The Four Spending Tracks, Which One Are You On?

I recently received an email asking how much I spend per month on the dot com lifestyle. I figure I would use the email as a post on personal spending and money management. It’s great to make the big bucks, but if you don’t know what to do with it, then you’re no better off than the poor guy on the street.

One thing we all need to keep in mind is none of us can work forever. There will come a time when we will have to retire, either by choice or by law. Your lifestyle after retirement will largely be determined by your spending pattern during your working life. There are basically four spending tracks that people will follow. Which one are you on?

Invest 0%, Spend 100%

This is the spending track of a poor person. He spends every dollar he makes and saves nothing. Here’s a key rule to remember:

It doesn’t matter how much you make.
What matter is how much you keep

You can make $100,000 per month but if you spend $100,000 per month and keep nothing, you’re headed for the poor house. Mind you, you’ll look really good heading there but I don’t think it’s where you want to end up.

Borrow 100%, Spend 200%

This is the spending track of someone heading for financial disaster. You may know of few of these people. They’re the ones with a fist full of credit cards that are all maxed out. They make the minimum payments on it by taking an advance from one of the other cards. It’s a house of card waiting to crash.

A person on this spending mode will require drastic measures to get back on track.

Invest 10%, Spend 90%

This track is commonly known as the 10% rule. If you’ve ever dealt with a financial planner, he’ll try to drill this down your throat. The rule states that you should put 10% of your income into long term investments and live on the remaining 90%. Over time, and with compound interest, that 10% will grow into a huge chunk of cash and allow you to retire rich. That’s what the financial planner will tell you anyway.

The rule sounds good in theory but seldom produces the desired results in real life. This is because the 10% rule needs a lot of time to work and for most people. Time is something they don’t have. You graduate university with a huge student loan that you need to pay off. Then you get married and have a wedding to pay off. Then you buy a house and a mortgage to pay off. The list goes on. By the time you finally have everything paid off, you realize you only have a few years until retirement and the 10% rule will no longer work because you’ve ran out of time.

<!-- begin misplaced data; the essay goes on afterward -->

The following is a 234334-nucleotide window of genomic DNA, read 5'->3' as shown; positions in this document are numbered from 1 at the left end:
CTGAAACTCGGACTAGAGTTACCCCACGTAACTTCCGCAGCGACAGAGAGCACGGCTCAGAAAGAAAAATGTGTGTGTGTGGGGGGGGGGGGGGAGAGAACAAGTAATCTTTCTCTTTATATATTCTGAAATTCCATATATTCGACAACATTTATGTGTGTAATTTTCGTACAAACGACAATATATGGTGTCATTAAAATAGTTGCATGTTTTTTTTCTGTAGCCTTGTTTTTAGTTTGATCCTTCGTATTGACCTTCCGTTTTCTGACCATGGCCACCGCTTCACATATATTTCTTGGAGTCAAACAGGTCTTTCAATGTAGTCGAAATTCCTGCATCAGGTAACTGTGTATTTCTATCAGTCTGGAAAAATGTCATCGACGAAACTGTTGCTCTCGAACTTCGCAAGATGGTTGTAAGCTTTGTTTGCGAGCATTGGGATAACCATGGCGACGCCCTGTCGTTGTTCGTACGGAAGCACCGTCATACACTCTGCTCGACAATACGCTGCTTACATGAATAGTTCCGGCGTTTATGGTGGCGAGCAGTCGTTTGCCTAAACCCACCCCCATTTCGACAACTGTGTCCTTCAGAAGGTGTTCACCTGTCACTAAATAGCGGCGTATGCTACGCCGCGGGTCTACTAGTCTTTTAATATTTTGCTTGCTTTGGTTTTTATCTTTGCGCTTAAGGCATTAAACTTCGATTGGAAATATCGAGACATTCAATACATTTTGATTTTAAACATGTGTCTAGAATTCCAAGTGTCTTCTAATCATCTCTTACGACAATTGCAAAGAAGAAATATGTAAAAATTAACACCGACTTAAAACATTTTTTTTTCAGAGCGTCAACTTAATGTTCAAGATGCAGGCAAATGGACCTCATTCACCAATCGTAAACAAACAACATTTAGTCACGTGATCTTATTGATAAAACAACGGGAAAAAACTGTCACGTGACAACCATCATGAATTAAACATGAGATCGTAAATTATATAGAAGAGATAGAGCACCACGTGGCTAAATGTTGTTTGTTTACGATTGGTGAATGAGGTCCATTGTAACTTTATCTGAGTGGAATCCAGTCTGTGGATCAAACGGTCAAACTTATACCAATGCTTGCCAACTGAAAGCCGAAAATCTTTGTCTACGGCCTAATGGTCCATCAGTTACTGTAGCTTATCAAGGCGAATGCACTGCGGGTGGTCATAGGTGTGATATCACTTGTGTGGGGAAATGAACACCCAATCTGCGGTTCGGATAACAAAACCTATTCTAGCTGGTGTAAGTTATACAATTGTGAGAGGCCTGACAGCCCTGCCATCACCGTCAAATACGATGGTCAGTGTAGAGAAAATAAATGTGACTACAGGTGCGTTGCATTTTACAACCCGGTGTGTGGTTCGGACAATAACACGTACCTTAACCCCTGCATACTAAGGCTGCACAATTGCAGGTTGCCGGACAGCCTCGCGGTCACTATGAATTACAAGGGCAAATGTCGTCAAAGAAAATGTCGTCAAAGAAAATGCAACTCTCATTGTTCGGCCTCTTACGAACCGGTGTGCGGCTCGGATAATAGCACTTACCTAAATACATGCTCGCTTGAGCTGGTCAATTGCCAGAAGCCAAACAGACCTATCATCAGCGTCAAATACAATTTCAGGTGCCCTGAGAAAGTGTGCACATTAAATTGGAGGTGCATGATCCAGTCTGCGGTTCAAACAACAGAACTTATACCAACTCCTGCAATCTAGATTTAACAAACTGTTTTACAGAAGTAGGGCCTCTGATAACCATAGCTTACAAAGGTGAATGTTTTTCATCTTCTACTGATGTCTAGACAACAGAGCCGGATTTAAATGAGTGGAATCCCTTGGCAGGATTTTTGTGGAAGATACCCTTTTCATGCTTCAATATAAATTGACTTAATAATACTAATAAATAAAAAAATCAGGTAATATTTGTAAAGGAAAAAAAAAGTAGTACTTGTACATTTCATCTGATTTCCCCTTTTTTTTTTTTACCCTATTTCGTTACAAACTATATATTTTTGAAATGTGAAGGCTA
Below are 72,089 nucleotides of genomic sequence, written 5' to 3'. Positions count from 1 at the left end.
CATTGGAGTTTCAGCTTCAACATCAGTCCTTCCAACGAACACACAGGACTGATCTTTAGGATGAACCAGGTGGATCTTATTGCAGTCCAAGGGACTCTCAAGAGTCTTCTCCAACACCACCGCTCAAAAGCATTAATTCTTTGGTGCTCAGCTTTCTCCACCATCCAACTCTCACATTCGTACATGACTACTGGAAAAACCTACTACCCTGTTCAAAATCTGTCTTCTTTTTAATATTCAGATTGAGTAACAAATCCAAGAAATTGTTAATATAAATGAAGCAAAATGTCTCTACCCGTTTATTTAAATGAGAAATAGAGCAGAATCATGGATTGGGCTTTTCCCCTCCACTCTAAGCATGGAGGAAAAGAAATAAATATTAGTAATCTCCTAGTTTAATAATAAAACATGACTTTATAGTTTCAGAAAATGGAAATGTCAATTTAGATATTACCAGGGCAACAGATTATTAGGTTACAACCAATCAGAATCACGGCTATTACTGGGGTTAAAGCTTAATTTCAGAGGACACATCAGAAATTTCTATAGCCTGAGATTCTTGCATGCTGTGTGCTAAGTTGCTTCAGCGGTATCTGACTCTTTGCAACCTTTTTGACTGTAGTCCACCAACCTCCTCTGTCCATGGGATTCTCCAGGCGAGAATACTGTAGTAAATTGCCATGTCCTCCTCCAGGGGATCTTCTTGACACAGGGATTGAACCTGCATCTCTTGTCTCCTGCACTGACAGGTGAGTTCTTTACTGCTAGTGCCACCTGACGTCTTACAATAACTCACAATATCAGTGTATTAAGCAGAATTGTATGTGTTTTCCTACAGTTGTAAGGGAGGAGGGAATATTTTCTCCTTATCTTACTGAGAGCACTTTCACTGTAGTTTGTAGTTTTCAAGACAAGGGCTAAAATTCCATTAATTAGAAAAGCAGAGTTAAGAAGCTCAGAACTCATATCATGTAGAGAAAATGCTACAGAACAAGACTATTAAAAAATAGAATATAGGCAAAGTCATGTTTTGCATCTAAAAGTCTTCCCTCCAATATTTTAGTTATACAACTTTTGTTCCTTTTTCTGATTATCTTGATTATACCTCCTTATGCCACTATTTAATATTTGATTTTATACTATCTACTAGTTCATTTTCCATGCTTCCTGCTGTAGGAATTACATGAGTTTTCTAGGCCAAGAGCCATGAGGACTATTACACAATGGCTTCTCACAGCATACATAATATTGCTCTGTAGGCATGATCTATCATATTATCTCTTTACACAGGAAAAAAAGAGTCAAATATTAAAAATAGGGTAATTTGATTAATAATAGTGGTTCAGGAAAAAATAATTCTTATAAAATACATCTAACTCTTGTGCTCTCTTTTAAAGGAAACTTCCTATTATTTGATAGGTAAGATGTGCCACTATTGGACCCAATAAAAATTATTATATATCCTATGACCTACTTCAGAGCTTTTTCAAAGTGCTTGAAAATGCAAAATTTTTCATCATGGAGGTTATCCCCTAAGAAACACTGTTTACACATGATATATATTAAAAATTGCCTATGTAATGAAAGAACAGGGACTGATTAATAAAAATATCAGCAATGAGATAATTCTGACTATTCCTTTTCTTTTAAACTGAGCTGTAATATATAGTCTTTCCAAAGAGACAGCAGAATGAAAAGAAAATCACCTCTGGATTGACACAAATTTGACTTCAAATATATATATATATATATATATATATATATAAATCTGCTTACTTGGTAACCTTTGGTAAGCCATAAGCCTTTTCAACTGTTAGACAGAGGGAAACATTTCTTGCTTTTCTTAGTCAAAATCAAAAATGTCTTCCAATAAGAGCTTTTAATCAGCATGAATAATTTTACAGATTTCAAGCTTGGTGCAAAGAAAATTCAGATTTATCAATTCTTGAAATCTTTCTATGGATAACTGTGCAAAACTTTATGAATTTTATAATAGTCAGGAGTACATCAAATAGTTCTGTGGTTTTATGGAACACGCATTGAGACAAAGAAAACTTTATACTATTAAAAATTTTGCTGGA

The reason financial planners use the 10% rule is because it sounds doable. Almost everyone can cut back their spending by 10% and not take a big hit in lifestyle. If it was a 20% rule or 30% rule, it would be a much harder sell.

Invest 90%, Spend 10%

This is the spending track of the rich and it’s the reason why the rich get richer. Most people wouldn’t be able to live on 10% of what they make. However, if you’re making $50,000 per month, it’s entirely possible to live on $5,000 per month and invest the remaining $45,000.

Amazing things happen when you’re socking away 90% of your income. You’ll only need to do this for a little over a year before the 90% pool of capital can generate enough income to cover 10% of your living expenses. At that point, you can effective retire and lay on a beach. However, why stop there? Keep on the 90% track and you’ll soon join the ranks of the very rich or super rich.

The difference between the rich and the poor is not how much money they make. Like I said, it doesn’t matter how much money you make. If you spend it all, you’re not rich. The different between the rich and poor is how much assets they have working for them. The rich have huge assets that generate so much income that whatever they make personally is just tip money. Bill Gates was paid $650,000 per year when he was working at Microsoft. That a lot of money for the average Joe but for Bill, it doesn’t even pay the property tax on his house. Whether Bill works or not doesn’t make a difference in his lifestyle.

It’s great to enjoy the dot com lifestyle or work at a job you love. However, there will come a point in time when you may not want to do it anymore. I can’t see this happening for a long long time, but it is nice to know that if I wish kill off this blog and its income, I can do so.